March 2013 Bar Bulletin
 
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March 2013 Bar Bulletin

Jurisdictional Madness: Stern v. Marshall and Bankruptcy Court Jurisdiction

By Jamie Drozd Allen

 

Jurisdiction for matters in bankruptcy courts became more complicated in 2011 when a holding by the U.S. Supreme Court in Stern v. Marshall changed the landscape of when bankruptcy courts can issue final orders, instead of leaving the ultimate decision to a district or appellate court.1 Stern has engendered a developing body of jurisprudence to interpret and apply its holding.

For legal outsiders, Stern was better known for its celebrity gossip than for its legal issues. The case arose out of the fight between the heirs of Playboy playmate Anna Nicole Smith (nee Vickie Lynn Hogan) and the estate of her much-older deceased husband, J. Howard Marshall. Long after the tabloid sheen wore off, Stern is still well-known to legal scholars, particularly those who practice in bankruptcy courts, as synonymous with the threshold inquiry that a bankruptcy court must now make to determine whether, as a constitutional matter, it may enter a final judgment.

By way of background, bankruptcy courts are restrained both statutorily and constitutionally as to the types of cases in which they can issue final orders; they are statutory creatures that do not enjoy the same constitutional authority and protection as those federal courts created under Article III of the Constitution.

As part of the differentiation, district courts retain exclusive jurisdiction over all cases under the bankruptcy code, pursuant to 28 U.S.C. 1334(b); but through 28 U.S.C. 157(a) they may refer all cases within that jurisdiction to the bankruptcy court. However, in some cases, the district court or Article III court is the only court that can issue final orders and the bankruptcy court is limited to issuing proposed findings of fact and conclusions of law. Just when and how this works is at the heart of the Stern decision and those following it.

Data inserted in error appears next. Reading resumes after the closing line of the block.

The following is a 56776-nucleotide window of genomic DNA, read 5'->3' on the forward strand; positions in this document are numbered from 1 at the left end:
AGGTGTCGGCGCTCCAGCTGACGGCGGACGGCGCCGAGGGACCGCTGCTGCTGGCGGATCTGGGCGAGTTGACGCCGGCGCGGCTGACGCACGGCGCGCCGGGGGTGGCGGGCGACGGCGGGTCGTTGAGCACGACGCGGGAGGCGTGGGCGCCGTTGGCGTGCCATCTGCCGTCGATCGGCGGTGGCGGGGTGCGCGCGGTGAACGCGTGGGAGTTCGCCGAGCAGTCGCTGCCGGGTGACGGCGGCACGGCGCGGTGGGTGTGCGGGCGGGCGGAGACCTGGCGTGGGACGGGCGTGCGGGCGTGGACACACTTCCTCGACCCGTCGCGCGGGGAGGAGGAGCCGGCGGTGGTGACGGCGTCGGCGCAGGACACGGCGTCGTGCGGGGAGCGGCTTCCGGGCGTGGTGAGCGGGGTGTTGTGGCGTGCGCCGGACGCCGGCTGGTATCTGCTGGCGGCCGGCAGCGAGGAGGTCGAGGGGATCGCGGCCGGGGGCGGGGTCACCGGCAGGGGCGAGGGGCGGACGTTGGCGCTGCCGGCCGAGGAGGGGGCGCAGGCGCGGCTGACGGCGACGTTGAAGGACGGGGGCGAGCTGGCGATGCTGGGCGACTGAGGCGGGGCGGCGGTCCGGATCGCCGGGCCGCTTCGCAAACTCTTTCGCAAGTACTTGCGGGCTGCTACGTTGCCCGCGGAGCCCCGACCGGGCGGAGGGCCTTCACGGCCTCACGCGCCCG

The types of hearings in bankruptcy court are classified under 28 U.S.C. 157 into two main categories: core and non-core proceedings. In core proceedings, bankruptcy courts can issue final, determinative orders; in non-core proceedings, the bankruptcy court can only issue proposed findings of fact and conclusions of law to the district court.2

The district court has the sole authority to issue the final orders in non-core cases. Bankruptcy courts determine whether the matters are "core" proceedings that arise in or under title 11,3 and 28 U.S.C. 157(b) identifies 16 examples of core proceedings, but the list is not exhaustive.

The dispute began when Smith filed a state court complaint against the executor of the Marshall estate, Pierce Marshall, alleging that he fraudulently induced his father to enter into a living trust that excluded Smith.4 Later when Smith filed for bankruptcy, Marshall filed a complaint alleging defamation against Smith.5 He also filed a proof of claim and claimed that the defamation claim could not be discharged.6

Smith counterclaimed, with essentially the same claim she had brought in state court, that Marshall was tortiously interfering with a gift expected from her deceased husband.7 The bankruptcy court granted Smith summary judgment on the defamation claims and awarded her more than $400 million on her counterclaim.8


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